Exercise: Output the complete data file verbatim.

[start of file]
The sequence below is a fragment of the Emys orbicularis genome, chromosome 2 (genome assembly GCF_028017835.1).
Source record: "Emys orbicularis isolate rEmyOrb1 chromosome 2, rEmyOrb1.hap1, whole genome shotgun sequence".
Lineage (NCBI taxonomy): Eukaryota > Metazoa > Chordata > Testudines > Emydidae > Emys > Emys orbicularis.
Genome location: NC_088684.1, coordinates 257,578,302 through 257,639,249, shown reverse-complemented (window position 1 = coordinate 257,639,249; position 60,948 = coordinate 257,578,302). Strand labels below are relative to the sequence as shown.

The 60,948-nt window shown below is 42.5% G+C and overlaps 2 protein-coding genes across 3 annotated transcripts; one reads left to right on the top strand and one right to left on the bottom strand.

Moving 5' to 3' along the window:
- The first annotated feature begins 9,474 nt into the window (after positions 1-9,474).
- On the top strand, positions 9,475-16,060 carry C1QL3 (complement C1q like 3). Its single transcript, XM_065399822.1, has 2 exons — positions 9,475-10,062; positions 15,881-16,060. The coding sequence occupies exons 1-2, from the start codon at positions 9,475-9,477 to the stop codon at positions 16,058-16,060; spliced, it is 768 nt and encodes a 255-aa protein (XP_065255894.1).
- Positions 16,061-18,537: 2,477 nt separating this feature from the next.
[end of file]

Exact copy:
The sequence below is a fragment of the Emys orbicularis genome, chromosome 2 (genome assembly GCF_028017835.1).
Source record: "Emys orbicularis isolate rEmyOrb1 chromosome 2, rEmyOrb1.hap1, whole genome shotgun sequence".
Lineage (NCBI taxonomy): Eukaryota > Metazoa > Chordata > Testudines > Emydidae > Emys > Emys orbicularis.
Genome location: NC_088684.1, coordinates 257,578,302 through 257,639,249, shown reverse-complemented (window position 1 = coordinate 257,639,249; position 60,948 = coordinate 257,578,302). Strand labels below are relative to the sequence as shown.

The 60,948-nt window shown below is 42.5% G+C and overlaps 2 protein-coding genes across 3 annotated transcripts; one reads left to right on the top strand and one right to left on the bottom strand.

Moving 5' to 3' along the window:
- The first annotated feature begins 9,474 nt into the window (after positions 1-9,474).
- On the top strand, positions 9,475-16,060 carry C1QL3 (complement C1q like 3). Its single transcript, XM_065399822.1, has 2 exons — positions 9,475-10,062; positions 15,881-16,060. The coding sequence occupies exons 1-2, from the start codon at positions 9,475-9,477 to the stop codon at positions 16,058-16,060; spliced, it is 768 nt and encodes a 255-aa protein (XP_065255894.1).
- Positions 16,061-18,537: 2,477 nt separating this feature from the next.